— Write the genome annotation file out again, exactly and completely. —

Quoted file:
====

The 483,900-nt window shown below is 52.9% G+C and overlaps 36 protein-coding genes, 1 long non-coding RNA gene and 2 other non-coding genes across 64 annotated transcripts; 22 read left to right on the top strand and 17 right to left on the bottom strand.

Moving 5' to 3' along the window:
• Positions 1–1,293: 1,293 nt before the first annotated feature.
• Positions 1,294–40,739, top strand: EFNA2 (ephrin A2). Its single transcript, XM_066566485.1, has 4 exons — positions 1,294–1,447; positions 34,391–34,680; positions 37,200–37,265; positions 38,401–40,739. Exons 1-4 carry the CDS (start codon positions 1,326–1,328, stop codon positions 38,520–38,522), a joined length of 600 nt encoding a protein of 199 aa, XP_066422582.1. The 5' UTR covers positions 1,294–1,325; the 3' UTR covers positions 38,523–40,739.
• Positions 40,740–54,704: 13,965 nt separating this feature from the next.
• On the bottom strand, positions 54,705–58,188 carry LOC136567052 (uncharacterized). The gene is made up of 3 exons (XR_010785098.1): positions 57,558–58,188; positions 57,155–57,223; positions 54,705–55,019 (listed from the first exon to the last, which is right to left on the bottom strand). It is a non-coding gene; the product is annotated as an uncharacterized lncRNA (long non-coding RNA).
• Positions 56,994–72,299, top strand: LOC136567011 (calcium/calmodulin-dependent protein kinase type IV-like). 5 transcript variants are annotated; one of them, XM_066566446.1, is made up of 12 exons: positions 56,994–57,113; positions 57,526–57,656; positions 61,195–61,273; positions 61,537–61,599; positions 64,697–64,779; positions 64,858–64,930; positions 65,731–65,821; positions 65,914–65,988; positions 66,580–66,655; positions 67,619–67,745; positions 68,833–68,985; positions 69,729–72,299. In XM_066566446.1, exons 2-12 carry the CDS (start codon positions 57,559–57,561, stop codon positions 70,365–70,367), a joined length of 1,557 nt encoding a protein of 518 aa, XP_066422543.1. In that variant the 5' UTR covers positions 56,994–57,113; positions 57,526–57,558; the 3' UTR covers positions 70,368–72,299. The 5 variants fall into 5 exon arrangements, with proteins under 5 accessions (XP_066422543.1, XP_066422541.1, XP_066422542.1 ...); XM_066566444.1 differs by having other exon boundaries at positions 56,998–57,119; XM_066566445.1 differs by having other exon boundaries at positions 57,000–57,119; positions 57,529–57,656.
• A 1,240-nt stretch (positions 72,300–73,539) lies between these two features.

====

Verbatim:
The 483,900-nt window shown below is 52.9% G+C and overlaps 36 protein-coding genes, 1 long non-coding RNA gene and 2 other non-coding genes across 64 annotated transcripts; 22 read left to right on the top strand and 17 right to left on the bottom strand.

Moving 5' to 3' along the window:
• Positions 1–1,293: 1,293 nt before the first annotated feature.
• Positions 1,294–40,739, top strand: EFNA2 (ephrin A2). Its single transcript, XM_066566485.1, has 4 exons — positions 1,294–1,447; positions 34,391–34,680; positions 37,200–37,265; positions 38,401–40,739. Exons 1-4 carry the CDS (start codon positions 1,326–1,328, stop codon positions 38,520–38,522), a joined length of 600 nt encoding a protein of 199 aa, XP_066422582.1. The 5' UTR covers positions 1,294–1,325; the 3' UTR covers positions 38,523–40,739.
• Positions 40,740–54,704: 13,965 nt separating this feature from the next.
• On the bottom strand, positions 54,705–58,188 carry LOC136567052 (uncharacterized). The gene is made up of 3 exons (XR_010785098.1): positions 57,558–58,188; positions 57,155–57,223; positions 54,705–55,019 (listed from the first exon to the last, which is right to left on the bottom strand). It is a non-coding gene; the product is annotated as an uncharacterized lncRNA (long non-coding RNA).
• Positions 56,994–72,299, top strand: LOC136567011 (calcium/calmodulin-dependent protein kinase type IV-like). 5 transcript variants are annotated; one of them, XM_066566446.1, is made up of 12 exons: positions 56,994–57,113; positions 57,526–57,656; positions 61,195–61,273; positions 61,537–61,599; positions 64,697–64,779; positions 64,858–64,930; positions 65,731–65,821; positions 65,914–65,988; positions 66,580–66,655; positions 67,619–67,745; positions 68,833–68,985; positions 69,729–72,299. In XM_066566446.1, exons 2-12 carry the CDS (start codon positions 57,559–57,561, stop codon positions 70,365–70,367), a joined length of 1,557 nt encoding a protein of 518 aa, XP_066422543.1. In that variant the 5' UTR covers positions 56,994–57,113; positions 57,526–57,558; the 3' UTR covers positions 70,368–72,299. The 5 variants fall into 5 exon arrangements, with proteins under 5 accessions (XP_066422543.1, XP_066422541.1, XP_066422542.1 ...); XM_066566444.1 differs by having other exon boundaries at positions 56,998–57,119; XM_066566445.1 differs by having other exon boundaries at positions 57,000–57,119; positions 57,529–57,656.
• A 1,240-nt stretch (positions 72,300–73,539) lies between these two features.